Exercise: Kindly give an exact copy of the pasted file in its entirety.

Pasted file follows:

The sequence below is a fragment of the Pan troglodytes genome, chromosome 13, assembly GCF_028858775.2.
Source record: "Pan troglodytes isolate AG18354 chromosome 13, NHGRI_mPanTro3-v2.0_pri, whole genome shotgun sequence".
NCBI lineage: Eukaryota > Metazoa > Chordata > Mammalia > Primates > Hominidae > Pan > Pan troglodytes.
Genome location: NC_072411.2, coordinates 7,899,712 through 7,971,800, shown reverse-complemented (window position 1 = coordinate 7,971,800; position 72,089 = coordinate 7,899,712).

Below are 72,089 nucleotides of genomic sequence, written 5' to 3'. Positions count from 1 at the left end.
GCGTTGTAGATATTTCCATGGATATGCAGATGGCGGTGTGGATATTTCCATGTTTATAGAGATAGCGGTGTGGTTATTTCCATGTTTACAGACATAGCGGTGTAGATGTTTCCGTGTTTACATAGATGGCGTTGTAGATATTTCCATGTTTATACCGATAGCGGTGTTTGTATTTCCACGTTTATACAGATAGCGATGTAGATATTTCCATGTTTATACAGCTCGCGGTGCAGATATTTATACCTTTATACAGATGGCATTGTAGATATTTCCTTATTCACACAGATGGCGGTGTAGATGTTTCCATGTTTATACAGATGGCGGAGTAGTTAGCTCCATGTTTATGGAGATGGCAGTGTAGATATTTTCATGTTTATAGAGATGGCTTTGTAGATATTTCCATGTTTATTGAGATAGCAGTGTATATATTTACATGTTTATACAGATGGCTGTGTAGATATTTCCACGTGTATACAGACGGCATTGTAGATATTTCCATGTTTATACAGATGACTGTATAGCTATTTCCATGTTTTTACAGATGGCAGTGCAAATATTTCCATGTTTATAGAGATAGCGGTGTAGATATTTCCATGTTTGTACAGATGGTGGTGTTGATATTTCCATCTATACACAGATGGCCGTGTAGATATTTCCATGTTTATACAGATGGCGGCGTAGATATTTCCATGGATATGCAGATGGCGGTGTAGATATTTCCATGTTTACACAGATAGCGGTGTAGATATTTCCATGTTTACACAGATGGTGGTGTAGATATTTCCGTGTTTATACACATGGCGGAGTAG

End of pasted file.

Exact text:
The sequence below is a fragment of the Pan troglodytes genome, chromosome 13, assembly GCF_028858775.2.
Source record: "Pan troglodytes isolate AG18354 chromosome 13, NHGRI_mPanTro3-v2.0_pri, whole genome shotgun sequence".
NCBI lineage: Eukaryota > Metazoa > Chordata > Mammalia > Primates > Hominidae > Pan > Pan troglodytes.
Genome location: NC_072411.2, coordinates 7,899,712 through 7,971,800, shown reverse-complemented (window position 1 = coordinate 7,971,800; position 72,089 = coordinate 7,899,712).

Below are 72,089 nucleotides of genomic sequence, written 5' to 3'. Positions count from 1 at the left end.
GCGTTGTAGATATTTCCATGGATATGCAGATGGCGGTGTGGATATTTCCATGTTTATAGAGATAGCGGTGTGGTTATTTCCATGTTTACAGACATAGCGGTGTAGATGTTTCCGTGTTTACATAGATGGCGTTGTAGATATTTCCATGTTTATACCGATAGCGGTGTTTGTATTTCCACGTTTATACAGATAGCGATGTAGATATTTCCATGTTTATACAGCTCGCGGTGCAGATATTTATACCTTTATACAGATGGCATTGTAGATATTTCCTTATTCACACAGATGGCGGTGTAGATGTTTCCATGTTTATACAGATGGCGGAGTAGTTAGCTCCATGTTTATGGAGATGGCAGTGTAGATATTTTCATGTTTATAGAGATGGCTTTGTAGATATTTCCATGTTTATTGAGATAGCAGTGTATATATTTACATGTTTATACAGATGGCTGTGTAGATATTTCCACGTGTATACAGACGGCATTGTAGATATTTCCATGTTTATACAGATGACTGTATAGCTATTTCCATGTTTTTACAGATGGCAGTGCAAATATTTCCATGTTTATAGAGATAGCGGTGTAGATATTTCCATGTTTGTACAGATGGTGGTGTTGATATTTCCATCTATACACAGATGGCCGTGTAGATATTTCCATGTTTATACAGATGGCGGCGTAGATATTTCCATGGATATGCAGATGGCGGTGTAGATATTTCCATGTTTACACAGATAGCGGTGTAGATATTTCCATGTTTACACAGATGGTGGTGTAGATATTTCCGTGTTTATACACATGGCGGAGTAG